Bob Mills SkyNews9 HD Pilot Jim Gardner - First of all, I really have a tough time writing about the weeks in retrospect because, one, I'm horrible at typing. I think I type two words a minute. And two, English was not my best subject at ALL.
We all know Oklahoma has its share of bad weather in May, but who would have thought we would have three, long-track tornados in May and one that would mirror the May 3, 1999 tornado. I would like to see the odds on that.
The day of May 19, 2013 will be another date in my log book as one of the days that I will remember. My camera man, Rich Kreigel, and I picked that storm up around El Reno and tracked it through Edmond where it dropped the first tornado. We knew that there was a good chance that we would get a tornado, not really from looking at the data, but flying for so many years you just get that feeling. It's hard to explain and I don't try to.
It was a tough tornado to shoot because of all the humidity in the air. It was very hazy and the tornado became rain wrapped. But we were able to get it and all I can think of in times like that is, "Please let it track somewhere that's not populated." I hate people losing their homes.
We continued to track it up to Luther and I knew it was doing damage because I saw all the power flashes. The tornado lifted a little west of the Luther power plant and I had to get fuel. so we returned to the station and let our sister station KOTV pick it up when it came back down on the northeast side of the Luther power plant and tracked its way to Carney.
Once I refueled at the station, the weather department sent me to Norman. I wanted to return to the one at Luther but that's left up to the guys in weather, and I will say they know their stuff because they were right to send us there. When we got on that storm I kept thinking, "Please don't drop one in Norman."
Once we cleared Norman, I thought, "Whew we made it." That is when Rich spotted it on the water on the west side of Thunderbird Lake. We continued to track that one through Bethel Acres before I had to break for fuel again. When we returned we started shooting the damage.
Now a lot of people ask why we do what we do, and the answer is to save lives. Even though two people lost their lives in that tornado, you look at the damage and know there could have been many more deaths without the warnings that we provide.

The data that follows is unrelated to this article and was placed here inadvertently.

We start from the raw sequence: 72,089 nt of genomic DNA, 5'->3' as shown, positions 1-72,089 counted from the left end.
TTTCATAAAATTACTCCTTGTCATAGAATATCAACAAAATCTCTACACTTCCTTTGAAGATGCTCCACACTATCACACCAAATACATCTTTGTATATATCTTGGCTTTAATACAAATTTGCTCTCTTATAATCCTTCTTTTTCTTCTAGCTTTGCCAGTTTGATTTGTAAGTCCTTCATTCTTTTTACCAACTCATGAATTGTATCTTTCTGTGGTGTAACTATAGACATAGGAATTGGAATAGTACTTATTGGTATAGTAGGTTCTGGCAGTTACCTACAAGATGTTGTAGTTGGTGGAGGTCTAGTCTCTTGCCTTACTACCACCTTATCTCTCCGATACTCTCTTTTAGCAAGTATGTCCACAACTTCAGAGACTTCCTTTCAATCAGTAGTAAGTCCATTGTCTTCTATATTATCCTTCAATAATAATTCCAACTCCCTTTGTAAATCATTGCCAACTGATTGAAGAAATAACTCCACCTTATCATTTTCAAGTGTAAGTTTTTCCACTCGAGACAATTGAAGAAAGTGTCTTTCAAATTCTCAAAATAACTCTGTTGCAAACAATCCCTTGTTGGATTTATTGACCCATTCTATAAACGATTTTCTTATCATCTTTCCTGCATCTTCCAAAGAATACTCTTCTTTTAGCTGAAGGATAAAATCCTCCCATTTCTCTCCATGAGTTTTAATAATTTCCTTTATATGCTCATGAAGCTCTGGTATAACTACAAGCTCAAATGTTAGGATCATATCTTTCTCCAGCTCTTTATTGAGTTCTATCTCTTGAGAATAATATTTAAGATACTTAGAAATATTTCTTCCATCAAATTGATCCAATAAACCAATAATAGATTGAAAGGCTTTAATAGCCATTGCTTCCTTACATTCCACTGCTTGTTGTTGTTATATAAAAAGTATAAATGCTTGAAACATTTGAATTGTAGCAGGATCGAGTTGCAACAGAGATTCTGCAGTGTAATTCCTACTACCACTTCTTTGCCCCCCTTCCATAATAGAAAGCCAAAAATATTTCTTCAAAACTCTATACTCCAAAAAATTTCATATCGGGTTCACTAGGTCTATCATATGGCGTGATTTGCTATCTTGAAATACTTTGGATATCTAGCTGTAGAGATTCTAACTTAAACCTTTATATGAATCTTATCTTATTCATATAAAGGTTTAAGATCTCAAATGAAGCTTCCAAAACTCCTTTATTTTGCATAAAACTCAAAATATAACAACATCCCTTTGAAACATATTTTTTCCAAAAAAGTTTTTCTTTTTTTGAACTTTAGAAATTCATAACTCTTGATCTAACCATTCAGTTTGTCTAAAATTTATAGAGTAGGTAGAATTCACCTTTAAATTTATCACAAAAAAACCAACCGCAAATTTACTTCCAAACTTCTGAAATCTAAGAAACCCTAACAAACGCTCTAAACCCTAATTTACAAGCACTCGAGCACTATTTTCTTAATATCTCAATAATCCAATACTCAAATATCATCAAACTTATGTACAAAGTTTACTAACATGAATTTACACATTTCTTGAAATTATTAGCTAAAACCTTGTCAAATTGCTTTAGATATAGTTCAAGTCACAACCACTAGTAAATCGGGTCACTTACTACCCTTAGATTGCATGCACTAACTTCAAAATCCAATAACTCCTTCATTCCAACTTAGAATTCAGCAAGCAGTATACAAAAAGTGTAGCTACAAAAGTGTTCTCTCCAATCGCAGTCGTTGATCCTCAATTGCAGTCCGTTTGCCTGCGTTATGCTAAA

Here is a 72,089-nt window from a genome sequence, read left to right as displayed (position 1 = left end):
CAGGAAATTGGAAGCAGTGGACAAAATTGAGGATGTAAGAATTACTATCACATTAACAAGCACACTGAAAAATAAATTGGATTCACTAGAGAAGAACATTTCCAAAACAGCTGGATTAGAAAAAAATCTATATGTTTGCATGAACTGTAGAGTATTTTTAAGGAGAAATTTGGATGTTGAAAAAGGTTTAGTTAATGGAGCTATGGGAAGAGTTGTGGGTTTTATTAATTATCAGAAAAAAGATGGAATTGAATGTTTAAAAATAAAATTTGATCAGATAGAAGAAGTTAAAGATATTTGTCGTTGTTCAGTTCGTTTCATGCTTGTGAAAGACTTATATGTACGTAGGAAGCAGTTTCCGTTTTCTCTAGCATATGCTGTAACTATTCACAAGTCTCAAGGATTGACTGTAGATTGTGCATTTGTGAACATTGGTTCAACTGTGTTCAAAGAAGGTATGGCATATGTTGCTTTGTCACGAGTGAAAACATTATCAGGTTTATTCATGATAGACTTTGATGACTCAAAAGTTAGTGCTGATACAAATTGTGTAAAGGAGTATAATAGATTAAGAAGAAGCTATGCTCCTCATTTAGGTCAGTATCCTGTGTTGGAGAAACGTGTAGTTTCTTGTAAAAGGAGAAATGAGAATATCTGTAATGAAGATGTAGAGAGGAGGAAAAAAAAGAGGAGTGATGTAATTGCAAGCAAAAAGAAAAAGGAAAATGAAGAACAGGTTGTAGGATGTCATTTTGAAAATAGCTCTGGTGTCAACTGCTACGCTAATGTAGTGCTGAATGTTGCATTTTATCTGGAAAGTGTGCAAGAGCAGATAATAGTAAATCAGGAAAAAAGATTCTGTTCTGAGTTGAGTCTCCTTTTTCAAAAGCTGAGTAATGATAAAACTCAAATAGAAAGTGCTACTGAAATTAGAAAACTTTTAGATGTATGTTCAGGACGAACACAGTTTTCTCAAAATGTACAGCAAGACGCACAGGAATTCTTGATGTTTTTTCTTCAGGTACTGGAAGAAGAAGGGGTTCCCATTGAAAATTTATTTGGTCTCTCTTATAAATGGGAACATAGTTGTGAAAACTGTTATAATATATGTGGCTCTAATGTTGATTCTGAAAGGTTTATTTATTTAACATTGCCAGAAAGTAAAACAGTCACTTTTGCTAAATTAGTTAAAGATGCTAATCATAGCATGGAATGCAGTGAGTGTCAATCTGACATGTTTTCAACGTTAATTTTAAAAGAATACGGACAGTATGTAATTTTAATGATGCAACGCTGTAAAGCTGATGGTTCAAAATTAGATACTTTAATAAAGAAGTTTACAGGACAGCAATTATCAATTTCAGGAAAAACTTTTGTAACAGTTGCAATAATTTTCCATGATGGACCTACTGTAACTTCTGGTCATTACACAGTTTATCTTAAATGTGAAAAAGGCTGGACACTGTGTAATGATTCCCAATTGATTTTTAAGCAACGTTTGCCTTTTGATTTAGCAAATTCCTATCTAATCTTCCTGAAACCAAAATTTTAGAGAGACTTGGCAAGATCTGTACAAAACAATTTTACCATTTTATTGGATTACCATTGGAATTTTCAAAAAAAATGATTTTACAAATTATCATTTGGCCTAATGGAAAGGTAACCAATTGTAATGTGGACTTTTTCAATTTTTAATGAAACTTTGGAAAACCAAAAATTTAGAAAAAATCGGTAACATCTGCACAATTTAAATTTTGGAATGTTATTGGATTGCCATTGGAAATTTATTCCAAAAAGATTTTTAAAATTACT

The odd thing with the Norman/Bethel Acres tornado was that it was tracking mostly east and it would stop and actually turn northwest and back up. At one point I flew ahead of the tornado and lost it in the rain. I thought it had lifted but when I turned to go for fuel there it was on the northeast corner of Lake Shawnee in the form of a huge water spout. That's the first time I had seen a tornado back up like that.
At the end of the day I thought, "It's over, two long track tornados in one day." We were tired and ready to call it a day. Little did we know this was just the beginning to one of the largest tornados in history; one that would bring up a lot of old memories.
May 20, 2013 started out again as one of those days you just know something is going to happen. I'm not going to spend a lot of time on this, but just I'll just say that when we watched the birth of that tornado just northwest of Newcastle and started tracking it, a feeling entered the pit of my stomach. I was giving a live report and at one point I realized I was flying in the same exact spot as I was on May 3, 1999 and, David Payne was reporting from the exact same spot he had that year. It was déjà vu. I knew, and later he told me the same thing, that it was going to be bad.
When chasing a tornado like that, you have to contend with inflow winds and try to hold the helicopter at an altitude that gives the camera a clean shot of the tornado. What was really unusual about the May 20 tornado compared to May 3 was the inflow was not that bad and was actually pretty smooth from start to finish. Mother Nature has a way of telling you when you're too close.
The other thing that goes through your mind when chasing a tornado of that size is the debris falling out of the top of the storm.
I can tell you I was sick after that chase and had the same flood of emotions I did on May 3, 1999. David Payne and I talked about that storm in length. We lost 24 people that day, where on May 3 we lost 44. We cut it in half, and I hope it's due the great work we all do to give as much warning as we can. Maybe next time we will not lose anyone.
People ask me if I'm ever scared, I can tell you honestly no. I'm working on flying the helicopter, reporting, calculating fuel and fuel stops, holding the helicopter in a position to give the camera man the best shot and also staying in touch with the weather department to let me know what the storm is doing and if it's changing tracks.